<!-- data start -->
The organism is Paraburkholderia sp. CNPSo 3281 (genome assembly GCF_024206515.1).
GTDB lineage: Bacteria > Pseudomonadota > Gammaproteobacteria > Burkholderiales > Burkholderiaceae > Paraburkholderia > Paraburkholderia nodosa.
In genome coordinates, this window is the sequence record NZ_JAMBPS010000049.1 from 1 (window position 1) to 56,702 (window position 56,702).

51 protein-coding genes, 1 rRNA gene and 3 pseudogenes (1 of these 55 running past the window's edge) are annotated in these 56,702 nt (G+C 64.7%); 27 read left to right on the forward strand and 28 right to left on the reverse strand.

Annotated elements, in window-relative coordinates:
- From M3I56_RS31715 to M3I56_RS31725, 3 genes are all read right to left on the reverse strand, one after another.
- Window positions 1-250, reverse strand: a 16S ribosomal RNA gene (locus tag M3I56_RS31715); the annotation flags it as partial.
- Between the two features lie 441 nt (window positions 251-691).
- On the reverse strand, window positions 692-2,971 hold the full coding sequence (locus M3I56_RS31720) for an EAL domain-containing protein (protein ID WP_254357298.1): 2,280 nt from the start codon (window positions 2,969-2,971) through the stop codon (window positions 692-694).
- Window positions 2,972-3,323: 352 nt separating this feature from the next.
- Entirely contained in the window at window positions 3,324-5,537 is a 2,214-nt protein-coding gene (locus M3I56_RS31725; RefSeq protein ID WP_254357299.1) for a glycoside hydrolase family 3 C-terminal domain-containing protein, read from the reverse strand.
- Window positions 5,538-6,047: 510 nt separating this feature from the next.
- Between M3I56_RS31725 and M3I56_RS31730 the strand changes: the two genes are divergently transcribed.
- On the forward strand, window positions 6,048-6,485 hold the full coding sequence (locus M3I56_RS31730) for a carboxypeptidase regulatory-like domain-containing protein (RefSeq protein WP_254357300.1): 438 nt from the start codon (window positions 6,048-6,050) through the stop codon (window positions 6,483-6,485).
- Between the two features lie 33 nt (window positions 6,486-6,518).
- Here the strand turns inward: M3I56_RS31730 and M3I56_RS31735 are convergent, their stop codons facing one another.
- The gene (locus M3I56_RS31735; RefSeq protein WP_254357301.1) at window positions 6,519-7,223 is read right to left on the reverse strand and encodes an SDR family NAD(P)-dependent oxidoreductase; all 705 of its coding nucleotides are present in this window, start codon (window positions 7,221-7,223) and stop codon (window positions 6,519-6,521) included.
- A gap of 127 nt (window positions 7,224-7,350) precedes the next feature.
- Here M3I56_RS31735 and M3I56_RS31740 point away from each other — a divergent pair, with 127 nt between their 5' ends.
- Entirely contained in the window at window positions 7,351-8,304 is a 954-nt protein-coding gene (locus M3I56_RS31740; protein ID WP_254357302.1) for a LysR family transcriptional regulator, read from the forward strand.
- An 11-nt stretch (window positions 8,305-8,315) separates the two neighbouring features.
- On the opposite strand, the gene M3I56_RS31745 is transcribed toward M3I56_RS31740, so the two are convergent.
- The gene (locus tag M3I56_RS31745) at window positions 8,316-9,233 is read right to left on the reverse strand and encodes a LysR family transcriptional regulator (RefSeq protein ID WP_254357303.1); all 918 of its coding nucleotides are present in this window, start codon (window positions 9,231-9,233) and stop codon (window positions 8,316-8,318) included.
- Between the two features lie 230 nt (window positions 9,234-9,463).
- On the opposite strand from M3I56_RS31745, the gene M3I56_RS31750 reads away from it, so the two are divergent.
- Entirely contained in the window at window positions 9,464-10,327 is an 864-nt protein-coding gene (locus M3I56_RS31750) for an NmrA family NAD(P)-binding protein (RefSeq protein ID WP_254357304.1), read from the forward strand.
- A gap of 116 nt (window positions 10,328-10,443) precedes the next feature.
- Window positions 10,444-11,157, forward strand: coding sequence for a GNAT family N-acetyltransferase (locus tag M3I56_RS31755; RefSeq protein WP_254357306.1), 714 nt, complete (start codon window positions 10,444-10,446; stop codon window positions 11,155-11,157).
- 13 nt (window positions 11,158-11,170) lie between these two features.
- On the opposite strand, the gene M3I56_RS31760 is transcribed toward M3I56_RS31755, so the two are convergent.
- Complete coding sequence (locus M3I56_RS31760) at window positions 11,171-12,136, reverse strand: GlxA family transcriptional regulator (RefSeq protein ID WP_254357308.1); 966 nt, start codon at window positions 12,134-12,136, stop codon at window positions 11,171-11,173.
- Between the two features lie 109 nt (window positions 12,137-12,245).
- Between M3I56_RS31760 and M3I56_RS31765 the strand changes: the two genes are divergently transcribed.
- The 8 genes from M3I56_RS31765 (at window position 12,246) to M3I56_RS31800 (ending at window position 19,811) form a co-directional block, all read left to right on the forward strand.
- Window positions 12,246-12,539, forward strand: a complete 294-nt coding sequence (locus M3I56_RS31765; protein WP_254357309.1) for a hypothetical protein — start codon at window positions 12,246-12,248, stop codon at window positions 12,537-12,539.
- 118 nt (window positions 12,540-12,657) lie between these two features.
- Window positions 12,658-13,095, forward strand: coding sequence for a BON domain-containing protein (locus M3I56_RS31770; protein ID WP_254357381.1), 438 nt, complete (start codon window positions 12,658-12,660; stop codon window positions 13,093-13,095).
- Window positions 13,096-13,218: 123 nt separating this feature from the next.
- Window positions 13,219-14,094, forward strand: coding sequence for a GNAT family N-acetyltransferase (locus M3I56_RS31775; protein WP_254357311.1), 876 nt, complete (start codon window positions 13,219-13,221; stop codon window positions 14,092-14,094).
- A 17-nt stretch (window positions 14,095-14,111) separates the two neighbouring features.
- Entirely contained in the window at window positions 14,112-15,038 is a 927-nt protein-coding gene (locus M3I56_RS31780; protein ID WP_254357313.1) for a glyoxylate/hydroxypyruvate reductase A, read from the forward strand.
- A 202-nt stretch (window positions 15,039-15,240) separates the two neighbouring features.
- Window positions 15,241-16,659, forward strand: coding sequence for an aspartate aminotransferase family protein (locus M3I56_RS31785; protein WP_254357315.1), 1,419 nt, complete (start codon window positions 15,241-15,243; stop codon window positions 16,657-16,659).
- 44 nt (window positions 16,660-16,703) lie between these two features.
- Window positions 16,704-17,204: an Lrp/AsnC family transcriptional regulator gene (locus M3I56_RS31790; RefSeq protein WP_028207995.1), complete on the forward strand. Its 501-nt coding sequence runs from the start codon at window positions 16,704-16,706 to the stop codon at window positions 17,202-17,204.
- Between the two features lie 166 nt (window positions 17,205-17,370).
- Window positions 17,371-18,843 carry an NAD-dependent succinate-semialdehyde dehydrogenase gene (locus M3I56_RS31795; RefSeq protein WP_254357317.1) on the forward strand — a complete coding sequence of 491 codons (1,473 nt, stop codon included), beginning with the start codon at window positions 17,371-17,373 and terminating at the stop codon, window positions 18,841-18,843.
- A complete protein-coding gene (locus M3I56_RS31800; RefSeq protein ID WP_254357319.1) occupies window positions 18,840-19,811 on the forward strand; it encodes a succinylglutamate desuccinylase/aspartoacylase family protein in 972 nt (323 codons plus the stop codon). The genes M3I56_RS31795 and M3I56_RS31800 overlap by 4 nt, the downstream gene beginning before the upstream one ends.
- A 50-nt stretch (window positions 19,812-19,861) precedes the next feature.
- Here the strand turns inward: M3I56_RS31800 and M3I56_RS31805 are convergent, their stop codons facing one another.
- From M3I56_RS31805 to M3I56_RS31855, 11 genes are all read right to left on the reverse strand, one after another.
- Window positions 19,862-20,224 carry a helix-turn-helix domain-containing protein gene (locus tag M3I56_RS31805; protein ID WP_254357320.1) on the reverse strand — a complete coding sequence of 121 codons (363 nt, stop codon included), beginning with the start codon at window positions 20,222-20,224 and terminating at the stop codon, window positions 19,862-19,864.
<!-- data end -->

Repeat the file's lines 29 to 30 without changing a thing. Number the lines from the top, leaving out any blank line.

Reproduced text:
- 13 nt (window positions 11,158-11,170) lie between these two features.
- On the opposite strand, the gene M3I56_RS31760 is transcribed toward M3I56_RS31755, so the two are convergent.